- ensuring through a process of regular review undertaken in the spirit of co-operative security, that arms control agreements continue to respond to security needs in the OSCE area;
- ensuring full co-operation, including co-operation in the implementation of existing commitments, in combating terrorism in all its forms and practices.
III. NEGOTIATING PRINCIPLES
8. Interlocking and mutually reinforcing arms control agreements are the logical consequence of the principle of the indivisibility of security. Accordingly, both negotiation of and implementation within the OSCE area of regional or other agreements not binding on all OSCE participating States are a matter of direct interest to all participating States. The OSCE participating States will continue efforts to build confidence and stability through freely negotiated arms control agreements. Arms control regimes will take into account the specific characteristics of the armed forces of individual participating States as well as already agreed commitments and obligations. Drawing on past experience, the OSCE participating States have developed the following principles, to serve as a guide for future negotiations. The applicability of each of these principles will depend on the particular security needs being addressed:
- Sufficiency. Arms control regimes should contain measures designed to ensure that each participating State will maintain only such military capabilities as are commensurate with legitimate individual or collective security needs, and will not attempt to impose military domination over any other participating State.
- Transparency through information exchange. A key element of an effective arms control regime is provision for complete, accurate and timely exchange of relevant information, including the size, structure, location and military doctrine of military forces as well as their activities.
- Verification. The measures adopted should be combined, as appropriate, with verification that is commensurate with their substance and significance. This should include verification sufficiently intrusive to permit an assessment of information exchanged and of the implementation of agreed measures subject to verification, thereby enhancing confidence.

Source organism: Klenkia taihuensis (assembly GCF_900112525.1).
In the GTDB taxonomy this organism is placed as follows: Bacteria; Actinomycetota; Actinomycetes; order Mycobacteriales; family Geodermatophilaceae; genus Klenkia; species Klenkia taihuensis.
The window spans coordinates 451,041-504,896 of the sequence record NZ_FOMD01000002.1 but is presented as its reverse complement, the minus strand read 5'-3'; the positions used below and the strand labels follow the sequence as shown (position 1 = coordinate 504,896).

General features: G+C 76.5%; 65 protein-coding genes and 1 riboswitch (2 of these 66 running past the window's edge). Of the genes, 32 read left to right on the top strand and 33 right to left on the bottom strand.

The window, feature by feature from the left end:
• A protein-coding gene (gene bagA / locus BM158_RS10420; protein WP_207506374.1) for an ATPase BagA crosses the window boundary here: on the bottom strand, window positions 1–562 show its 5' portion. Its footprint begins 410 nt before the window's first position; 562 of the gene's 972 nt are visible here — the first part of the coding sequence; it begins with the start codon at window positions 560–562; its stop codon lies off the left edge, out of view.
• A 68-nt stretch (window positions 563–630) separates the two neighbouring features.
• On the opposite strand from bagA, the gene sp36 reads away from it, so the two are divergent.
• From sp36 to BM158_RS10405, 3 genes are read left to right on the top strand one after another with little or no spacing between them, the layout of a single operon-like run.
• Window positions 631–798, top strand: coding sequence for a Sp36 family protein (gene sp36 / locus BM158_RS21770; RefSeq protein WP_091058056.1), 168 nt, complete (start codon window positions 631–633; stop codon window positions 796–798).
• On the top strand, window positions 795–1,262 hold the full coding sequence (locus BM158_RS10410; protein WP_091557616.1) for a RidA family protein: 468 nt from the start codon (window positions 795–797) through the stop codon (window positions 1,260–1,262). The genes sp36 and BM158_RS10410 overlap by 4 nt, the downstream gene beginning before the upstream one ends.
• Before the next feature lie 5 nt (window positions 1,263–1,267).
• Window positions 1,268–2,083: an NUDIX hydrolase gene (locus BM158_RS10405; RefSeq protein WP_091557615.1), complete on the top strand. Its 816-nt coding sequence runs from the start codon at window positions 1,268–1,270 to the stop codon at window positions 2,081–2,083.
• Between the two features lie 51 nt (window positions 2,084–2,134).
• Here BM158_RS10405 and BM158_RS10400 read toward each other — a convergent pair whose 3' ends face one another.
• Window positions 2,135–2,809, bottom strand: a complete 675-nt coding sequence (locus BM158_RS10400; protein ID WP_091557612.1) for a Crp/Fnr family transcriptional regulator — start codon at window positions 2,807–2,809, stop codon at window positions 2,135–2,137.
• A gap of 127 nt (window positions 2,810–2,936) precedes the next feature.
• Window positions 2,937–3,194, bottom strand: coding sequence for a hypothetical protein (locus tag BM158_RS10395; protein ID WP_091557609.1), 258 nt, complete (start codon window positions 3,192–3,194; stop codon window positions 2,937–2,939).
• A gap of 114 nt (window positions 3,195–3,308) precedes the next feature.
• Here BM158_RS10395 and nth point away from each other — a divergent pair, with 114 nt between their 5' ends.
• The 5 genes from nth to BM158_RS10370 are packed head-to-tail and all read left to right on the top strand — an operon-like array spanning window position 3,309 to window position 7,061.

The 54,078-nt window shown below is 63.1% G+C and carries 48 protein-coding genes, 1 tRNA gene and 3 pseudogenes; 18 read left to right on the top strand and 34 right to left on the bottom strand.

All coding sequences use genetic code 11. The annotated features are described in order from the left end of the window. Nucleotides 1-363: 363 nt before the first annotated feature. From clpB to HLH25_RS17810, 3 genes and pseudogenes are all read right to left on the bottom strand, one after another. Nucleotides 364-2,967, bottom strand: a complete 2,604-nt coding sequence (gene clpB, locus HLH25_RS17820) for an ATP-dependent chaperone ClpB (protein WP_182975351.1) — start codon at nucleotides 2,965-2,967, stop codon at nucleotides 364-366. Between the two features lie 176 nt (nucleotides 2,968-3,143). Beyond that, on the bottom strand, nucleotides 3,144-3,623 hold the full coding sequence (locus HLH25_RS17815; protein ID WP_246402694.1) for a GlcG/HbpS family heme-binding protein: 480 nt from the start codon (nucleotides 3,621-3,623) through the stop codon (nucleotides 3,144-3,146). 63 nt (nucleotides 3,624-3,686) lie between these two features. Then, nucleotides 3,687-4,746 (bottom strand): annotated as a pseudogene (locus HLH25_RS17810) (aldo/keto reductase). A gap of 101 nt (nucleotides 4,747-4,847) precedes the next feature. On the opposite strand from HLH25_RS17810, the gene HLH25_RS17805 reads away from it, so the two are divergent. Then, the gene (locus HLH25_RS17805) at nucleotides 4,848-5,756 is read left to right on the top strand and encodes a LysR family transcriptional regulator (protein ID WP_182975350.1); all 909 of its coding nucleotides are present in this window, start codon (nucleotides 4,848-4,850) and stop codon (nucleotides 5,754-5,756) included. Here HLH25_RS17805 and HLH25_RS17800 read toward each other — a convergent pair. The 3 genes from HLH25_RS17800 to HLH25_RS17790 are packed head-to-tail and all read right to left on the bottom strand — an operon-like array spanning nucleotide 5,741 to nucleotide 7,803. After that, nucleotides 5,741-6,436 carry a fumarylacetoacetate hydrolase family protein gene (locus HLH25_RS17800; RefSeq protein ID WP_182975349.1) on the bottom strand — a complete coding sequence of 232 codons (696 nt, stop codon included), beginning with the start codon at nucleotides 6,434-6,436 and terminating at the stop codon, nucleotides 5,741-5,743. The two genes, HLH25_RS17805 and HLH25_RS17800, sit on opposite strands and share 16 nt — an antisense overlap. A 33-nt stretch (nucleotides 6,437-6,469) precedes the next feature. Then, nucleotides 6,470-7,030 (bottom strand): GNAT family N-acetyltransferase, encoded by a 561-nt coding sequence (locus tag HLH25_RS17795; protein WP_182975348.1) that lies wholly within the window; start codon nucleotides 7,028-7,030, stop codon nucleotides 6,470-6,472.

- Limitations on forces. Limitations and, where necessary, reductions are an important element in the continuing search for security and stability at lower levels of forces. Other constraining provisions on armed forces and security-building measures continue to be significant elements in the quest for stability.
IV. GOALS AND METHODS FOR THE FURTHER DEVELOPMENT OF ARMS CONTROL
9. Among the goals of arms control and the methods to help strengthen stability and security and increase transparency, co-operation and confidence within the OSCE area should be the following:
- to strengthen the concept of the indivisibility of security;
- to improve existing OSCE-wide measures, based on a continuing evaluation of their effectiveness, and to develop as appropriate new ones, to deal with future and continuing security challenges;
- to move the discussion of regional security issues to a more practical and concrete plane, in order to devise measures aimed at reducing regional instability and military imbalances among OSCE participating States;
- to devise arms control measures for stabilizing specific crisis situations, including by making appropriate use of any relevant existing measures;
- to examine, as appropriate, the issue of limitations on armed forces and constraints on their activities;
- to take due account, in elaborating arms control measures, of the legitimate security interests of each participating State, irrespective of whether it belongs to a politico-military alliance;
- to develop transparency, consultation and co-operation in the evolution or establishment of multinational military and political organizations, recognizing in this context the inherent right of each participating State to choose or change its own security arrangements, including treaties of alliance;
- to ensure greater transparency by providing information to all participating States on the implementation within the OSCE area of regional or other agreements not binding on all OSCE participating States, as agreed by the signatories of such agreements;
- to improve existing verification provisions and to develop new ones, as necessary.
10. The participating States recognize that the full implementation, at all times, of the obligations and commitments they have agreed to makes an indispensable contribution to the achievement of these goals. They intend to continue to follow that implementation closely on a regular basis, and to seek more effective methods of reviewing implementation, including by making the best use of existing expertise and resources.
V. BUILDING A WEB OF ARMS CONTROL AGREEMENTS
11. The participating States have undertaken a variety of obligations and commitments in the field of arms control. Such obligations and commitments are legally or politically binding, and vary in their substance and geographical scope, being global, OSCE-wide, regional or bilateral. The agreements listed in the Annex to this document constitute a basis for a web of interlocking and mutually-reinforcing agreements. The full implementation of the agreements listed is essential for building the collective and individual security of the participating States, irrespective of whether or not they are a party or signatory to these agreements.
12. Building on the results achieved, future work on arms control will address emerging and new challenges as well as further developing transparency, openness and co-operation in the military field. Future arms control agreements may be negotiated separately but would be integral to the web.
ANNEX TO "A FRAMEWORK FOR ARMS CONTROL"
- Treaty on Conventional Armed Forces in Europe
- Treaty on Open Skies
- Concluding Act of the Negotiation on Personnel Strength of Conventional Armed
Forces in Europe
- Stabilizing Measures for Localized Crisis Situations
- Principles Governing Conventional Arms Transfers
- Global Exchange of Military Information
- Vienna Document 1994
- Code of Conduct
- Principles Governing Non-Proliferation